The new case was filed in U.S. District Court in the Northern District of California’s Oakland Division. This is the same venue through which several other antitrust suits against the NCAA related to college-athlete compensation have proceeded over the past 10-plus years. In the two cases that have gone to trial there before Judge Claudia Wilken, the NCAA has been found in violation of antitrust law.
The named plaintiffs in the new case are Arizona State men’s swimmer Grant House, an Olympic hopeful, and Oregon women’s basketball player Sedona Prince. Berman’s firm, Hagens Berman Sobol Shapiro LLP, has sued the NCAA and other defendants multiple times on a range of issues, including athlete compensation, the use of athletes’ NIL in video games, concussions and the association’s transfer rules.
The firm has not gone undefeated against the NCAA, but in 2014 it sued the association and a group of 11 conferences on behalf of athletes and eventually came away with a $208.7 million damages settlement that was distributed to current and former athletes in October 2019.
In that instance, in part because of the then-ongoing Ed O’Bannon antitrust case, the NCAA appeared headed toward letting schools award athletic scholarships based on the full cost of attending college rather than traditional components of tuition, room, board, books and mandatory fees. Acting on behalf of former West Virginia football player Shawne Alston, the Hagens Berman firm sued for both an injunction that would prevent the NCAA from having limits on what athletes can receive from their schools, as well as damages based on the difference between the value of a cost-of-attendance-based scholarship and the value of a traditional scholarship.
The damages portion settled in February 2017. The dispute over the injunction went to trial, and Wilken ruled in March 2019 that while the NCAA can limit benefits to athletes that are not related to education, it cannot limit benefits that are related to education — potentially including cash or cash-equivalent awards based on academics or graduation. Wilken’s findings were upheld by the 9th U.S. Circuit of Appeals last month, although that ruling remains subject to further action.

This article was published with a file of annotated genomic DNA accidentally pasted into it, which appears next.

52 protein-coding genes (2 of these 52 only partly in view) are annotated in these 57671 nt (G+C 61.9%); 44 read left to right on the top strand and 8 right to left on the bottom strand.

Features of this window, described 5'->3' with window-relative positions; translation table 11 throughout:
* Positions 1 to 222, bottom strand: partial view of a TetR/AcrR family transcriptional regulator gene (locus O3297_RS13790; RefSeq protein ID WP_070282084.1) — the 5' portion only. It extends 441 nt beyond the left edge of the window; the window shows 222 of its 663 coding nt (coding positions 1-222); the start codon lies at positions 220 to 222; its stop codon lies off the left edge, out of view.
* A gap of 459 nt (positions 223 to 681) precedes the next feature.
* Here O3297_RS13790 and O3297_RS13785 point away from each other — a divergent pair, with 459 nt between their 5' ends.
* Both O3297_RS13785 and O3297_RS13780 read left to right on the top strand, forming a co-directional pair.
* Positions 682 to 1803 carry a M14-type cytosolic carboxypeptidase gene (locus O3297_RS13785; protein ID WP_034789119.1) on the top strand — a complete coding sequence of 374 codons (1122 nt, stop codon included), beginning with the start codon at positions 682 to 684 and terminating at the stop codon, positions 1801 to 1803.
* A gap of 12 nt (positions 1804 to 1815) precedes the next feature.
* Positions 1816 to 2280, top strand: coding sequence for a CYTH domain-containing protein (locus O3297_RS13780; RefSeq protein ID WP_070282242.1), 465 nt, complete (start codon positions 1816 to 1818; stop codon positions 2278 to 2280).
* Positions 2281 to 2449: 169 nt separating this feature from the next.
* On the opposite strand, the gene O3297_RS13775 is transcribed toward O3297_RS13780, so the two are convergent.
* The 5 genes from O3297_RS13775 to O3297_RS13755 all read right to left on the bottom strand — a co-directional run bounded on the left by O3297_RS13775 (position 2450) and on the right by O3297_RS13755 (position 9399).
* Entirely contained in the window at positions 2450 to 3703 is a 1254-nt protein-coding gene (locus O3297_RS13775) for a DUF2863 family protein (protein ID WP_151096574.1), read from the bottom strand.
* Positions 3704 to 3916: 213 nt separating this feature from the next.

The new complaint opens with the story of former Duke men’s basketball player Zion Williamson suffering a sprained knee when his shoe from Nike — Duke’s contracted outfitter — split apart. It covers the widespread social media followings of college athletes and recently announced efforts by schools, including Nebraska and Colorado to initiate programs to help their athletes build their personal brands.
It cites the NCAA’s multi-billion-dollar multi-media and marketing rights contract connected to the Division I men’s basketball tournament, other TV deals by conferences and alleges that “student-athletes do not receive any share in those revenues apart from the limited scholarships and benefits that NCAA rules permit. Absent these restraints, student-athletes would receive the market value commensurate with what they contribute.”
And while noting the NCAA’s proposed changes to its NIL rules, the suit alleges that “it remains unclear whether and what meaningful changes will actually be implemented absent a court order” and that the NCAA “is in fact actively and aggressively seeking an exemption from federal and state antitrust law that would allow it to continue its anticompetitive practices without legal repercussion.”
“Finally,” the complaint alleges, “the NCAA has not made any statements indicating that it will financially compensate the thousands of student-athletes who it already injured by unlawfully prohibiting them from benefiting from their own NIL’s.”